Obesity or being overweight is a condition where there is excessive fat accumulation in the body and has a negative impact on health. Obesity is a global health problem with prevalence increasing every year. Based on data from the Basic Health Research (Riskedas) in 2010 and 2013, the prevalence of adolescents aged 16-18 years with overnutrition increased from 1.4 percent to 7.3 percent and East Java province is included in 15 provinces with the prevalence of obese adolescents aged 16-18 years exceeding the national prevalence value with a prevalence rate of 8.2 percent. Obesity occurs in all age groups, including adolescents. Obesity in adolescence can have an impact on decreased academic achievement, mental health disorders, until metabolic diseases.
Obesity may occur if energy intake exceeds energy exhausted, which results in an imbalance of energy or calories. Macronutrients consisting of carbohydrates, fats, proteins are contributors to calories and high-calorie diet. It has proven to be one of the causes of obesity. Some research results showed an increase in macronutrient intake on weekends compared to normal days, and it contributes to weight gain.
Adolescence is a transition from childhood to adulthood, which is characterized by significant environmental influences, including changes in eating patterns. The influence of peers can affect adolescent eating behavior in urban areas. For example, eating habits outside the house, especially on weekends. Weekends are usually used by most people for a refreshing session from work by spending time with family or friends, eating out in cafes or restaurants. The results of previous studies showed that at weekends fast-food restaurants experienced an increase in visits compared to normal days, from 13.2% to 18.7%. Food intake on weekends generally contains more calories with a higher total fat content. The high consumption of food and drinks purchased outside should be considered in its relation to food intake at weekends as the prevention of obesity.
This study was conducted cross-sectionally in 2018 to 82 adolescents aged 16-18 years at SMAN in Surabaya to analyze the differences in food intake on normal days and weekends on male and female adolescents in urban areas. The students’ food intake is assessed on weekdays and weekends to determine the amount of energy, carbohydrate, fat, and protein intakes. Nutritional status was also measured by weighing their weight and height. Weight measurement is carried out in the mornings and weekends to see the difference and assess whether there is weight gain on weekends.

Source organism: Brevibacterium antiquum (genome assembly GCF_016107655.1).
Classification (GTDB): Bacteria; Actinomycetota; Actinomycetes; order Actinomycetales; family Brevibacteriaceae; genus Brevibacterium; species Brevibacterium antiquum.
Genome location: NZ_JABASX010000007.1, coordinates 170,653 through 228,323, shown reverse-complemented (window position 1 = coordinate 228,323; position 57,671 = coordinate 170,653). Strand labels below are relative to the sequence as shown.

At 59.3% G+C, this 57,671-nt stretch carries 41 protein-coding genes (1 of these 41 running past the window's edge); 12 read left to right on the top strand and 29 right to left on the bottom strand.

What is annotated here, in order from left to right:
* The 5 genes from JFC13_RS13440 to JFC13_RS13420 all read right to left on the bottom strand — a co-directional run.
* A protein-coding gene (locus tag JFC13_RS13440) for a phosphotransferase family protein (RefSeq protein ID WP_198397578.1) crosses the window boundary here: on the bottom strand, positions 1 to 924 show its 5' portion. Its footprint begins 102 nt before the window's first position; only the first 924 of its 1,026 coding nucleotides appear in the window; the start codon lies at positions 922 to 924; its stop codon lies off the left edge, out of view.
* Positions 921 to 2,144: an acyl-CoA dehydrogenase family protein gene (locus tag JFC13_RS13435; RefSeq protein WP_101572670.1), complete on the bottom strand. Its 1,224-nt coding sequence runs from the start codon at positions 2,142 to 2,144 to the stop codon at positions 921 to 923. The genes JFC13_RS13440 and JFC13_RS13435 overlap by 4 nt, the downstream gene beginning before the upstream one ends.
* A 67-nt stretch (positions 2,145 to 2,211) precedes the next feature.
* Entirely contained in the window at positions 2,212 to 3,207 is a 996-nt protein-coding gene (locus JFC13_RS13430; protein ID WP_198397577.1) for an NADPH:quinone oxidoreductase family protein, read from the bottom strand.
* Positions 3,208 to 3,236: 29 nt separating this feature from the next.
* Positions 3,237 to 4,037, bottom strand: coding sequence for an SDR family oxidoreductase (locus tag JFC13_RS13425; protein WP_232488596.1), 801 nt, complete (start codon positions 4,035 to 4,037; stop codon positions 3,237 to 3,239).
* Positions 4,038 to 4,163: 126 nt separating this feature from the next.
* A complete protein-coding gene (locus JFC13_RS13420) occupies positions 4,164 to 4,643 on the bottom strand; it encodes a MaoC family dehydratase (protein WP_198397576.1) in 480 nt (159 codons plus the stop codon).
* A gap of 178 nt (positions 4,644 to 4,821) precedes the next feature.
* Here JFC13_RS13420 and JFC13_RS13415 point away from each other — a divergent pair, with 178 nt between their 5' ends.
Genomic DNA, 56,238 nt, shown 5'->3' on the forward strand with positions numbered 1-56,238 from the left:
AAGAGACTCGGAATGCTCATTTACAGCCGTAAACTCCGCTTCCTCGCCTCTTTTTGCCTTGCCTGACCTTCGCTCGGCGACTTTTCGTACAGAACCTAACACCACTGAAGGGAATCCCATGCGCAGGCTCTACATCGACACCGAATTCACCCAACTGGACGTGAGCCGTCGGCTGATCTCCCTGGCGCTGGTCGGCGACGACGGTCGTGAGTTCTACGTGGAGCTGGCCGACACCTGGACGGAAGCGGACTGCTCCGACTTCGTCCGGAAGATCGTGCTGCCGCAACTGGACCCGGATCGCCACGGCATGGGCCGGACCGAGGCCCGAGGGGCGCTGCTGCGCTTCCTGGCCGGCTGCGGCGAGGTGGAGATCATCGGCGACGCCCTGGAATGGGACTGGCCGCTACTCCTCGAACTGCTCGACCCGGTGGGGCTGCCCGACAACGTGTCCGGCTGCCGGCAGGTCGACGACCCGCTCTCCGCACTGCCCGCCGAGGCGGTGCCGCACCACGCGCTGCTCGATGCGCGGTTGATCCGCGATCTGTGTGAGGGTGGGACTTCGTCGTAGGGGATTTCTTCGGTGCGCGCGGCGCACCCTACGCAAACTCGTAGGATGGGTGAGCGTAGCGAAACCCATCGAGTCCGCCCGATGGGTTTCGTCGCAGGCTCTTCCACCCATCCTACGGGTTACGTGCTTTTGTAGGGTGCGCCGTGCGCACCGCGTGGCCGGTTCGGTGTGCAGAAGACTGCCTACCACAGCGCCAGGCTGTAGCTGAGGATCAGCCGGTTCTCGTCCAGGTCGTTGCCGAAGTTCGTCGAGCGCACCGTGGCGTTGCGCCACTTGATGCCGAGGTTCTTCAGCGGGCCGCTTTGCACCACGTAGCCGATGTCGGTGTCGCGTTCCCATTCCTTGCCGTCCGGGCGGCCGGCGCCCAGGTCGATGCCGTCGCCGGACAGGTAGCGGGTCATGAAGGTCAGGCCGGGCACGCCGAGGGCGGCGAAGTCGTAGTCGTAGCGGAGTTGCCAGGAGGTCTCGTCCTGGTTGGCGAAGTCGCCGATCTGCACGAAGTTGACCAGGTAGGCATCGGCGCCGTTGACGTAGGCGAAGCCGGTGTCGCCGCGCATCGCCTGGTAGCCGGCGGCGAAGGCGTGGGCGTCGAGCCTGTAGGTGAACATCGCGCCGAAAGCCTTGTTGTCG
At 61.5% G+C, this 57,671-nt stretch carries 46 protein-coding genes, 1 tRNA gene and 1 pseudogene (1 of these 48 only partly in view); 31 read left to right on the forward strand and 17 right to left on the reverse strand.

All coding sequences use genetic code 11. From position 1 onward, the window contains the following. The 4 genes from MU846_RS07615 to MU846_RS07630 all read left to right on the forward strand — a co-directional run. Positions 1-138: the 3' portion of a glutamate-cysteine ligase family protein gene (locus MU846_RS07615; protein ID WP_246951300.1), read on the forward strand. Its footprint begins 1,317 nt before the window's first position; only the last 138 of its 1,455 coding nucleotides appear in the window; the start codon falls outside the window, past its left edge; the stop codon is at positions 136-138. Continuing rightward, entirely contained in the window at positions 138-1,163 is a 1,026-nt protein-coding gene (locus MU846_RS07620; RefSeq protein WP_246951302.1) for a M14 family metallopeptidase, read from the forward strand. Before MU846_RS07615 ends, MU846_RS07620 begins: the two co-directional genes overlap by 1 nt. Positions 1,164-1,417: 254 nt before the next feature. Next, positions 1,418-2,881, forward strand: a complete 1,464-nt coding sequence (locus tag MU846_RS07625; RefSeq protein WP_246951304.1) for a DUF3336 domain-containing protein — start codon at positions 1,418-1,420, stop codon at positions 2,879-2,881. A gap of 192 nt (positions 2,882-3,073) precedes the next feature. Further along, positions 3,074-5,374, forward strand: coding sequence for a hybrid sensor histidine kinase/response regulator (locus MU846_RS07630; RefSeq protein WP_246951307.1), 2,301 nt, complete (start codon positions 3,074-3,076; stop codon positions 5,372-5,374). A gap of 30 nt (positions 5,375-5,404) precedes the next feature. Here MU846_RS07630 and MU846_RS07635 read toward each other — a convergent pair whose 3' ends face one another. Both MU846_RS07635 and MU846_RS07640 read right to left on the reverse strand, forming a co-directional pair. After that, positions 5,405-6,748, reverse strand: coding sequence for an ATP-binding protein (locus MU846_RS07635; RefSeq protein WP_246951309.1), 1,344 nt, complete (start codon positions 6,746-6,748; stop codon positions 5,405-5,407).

The study showed that about 9.8% of adolescents were classified as overnutrition, and 18.3% suffer from obesity. The average allowance per day is 23 thousand rupiah and 85% with low to moderate physical activity. This study showed that there was an increase in energy intake at weekends in both adolescent boys and girls with an average increase of 35.05 kcal in women and 34.33 in men. The study also showed an increase in carbohydrate intake at weekends by 11.82 grams in female students and 11.02 grams in male students. The average fat intake at weekends increased 3.15 grams in female students and 2.85 grams in male students. The average protein intake at weekends increased by 0.03 grams in female students and 10.25 grams in male students.
There were 46 of the 82 students who gained weight over the weekend. The average body weight at weekends increased by 0.35 kg in female students and 0.31 in male students. Although it was relatively small, an increase in energy intake and macronutrients continuously can cause a significant increase in body weight in a year and have an impact on changes in the increasing nutritional status of adolescents. Teenagers are expected to pay attention to food intake at weekends both in terms of quality and quantity.
Author: Farapti, dr., M.Gizi
Details of this study can be viewed in our article at
Syafira K, Farapti F (2019). The Different Intake of Energy and Macronutrient on Weekdays and Weekend among Adolescent in Urban City. Indian Journal of Public Health Research & Development, 10(3): 401-406. DOI Number: 10.5958/0976-5506.2019.00527.8